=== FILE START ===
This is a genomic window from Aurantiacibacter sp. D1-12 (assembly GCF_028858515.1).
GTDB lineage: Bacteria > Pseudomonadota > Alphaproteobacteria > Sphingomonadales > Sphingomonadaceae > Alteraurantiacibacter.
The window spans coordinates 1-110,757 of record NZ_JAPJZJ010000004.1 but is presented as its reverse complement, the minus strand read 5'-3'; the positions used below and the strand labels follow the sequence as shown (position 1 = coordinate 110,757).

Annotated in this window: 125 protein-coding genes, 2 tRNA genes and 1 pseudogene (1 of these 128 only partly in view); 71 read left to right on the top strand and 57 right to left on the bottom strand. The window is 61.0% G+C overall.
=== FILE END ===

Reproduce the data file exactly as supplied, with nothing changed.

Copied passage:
This is a genomic window from Aurantiacibacter sp. D1-12 (assembly GCF_028858515.1).
GTDB lineage: Bacteria > Pseudomonadota > Alphaproteobacteria > Sphingomonadales > Sphingomonadaceae > Alteraurantiacibacter.
The window spans coordinates 1-110,757 of record NZ_JAPJZJ010000004.1 but is presented as its reverse complement, the minus strand read 5'-3'; the positions used below and the strand labels follow the sequence as shown (position 1 = coordinate 110,757).

Annotated in this window: 125 protein-coding genes, 2 tRNA genes and 1 pseudogene (1 of these 128 only partly in view); 71 read left to right on the top strand and 57 right to left on the bottom strand. The window is 61.0% G+C overall.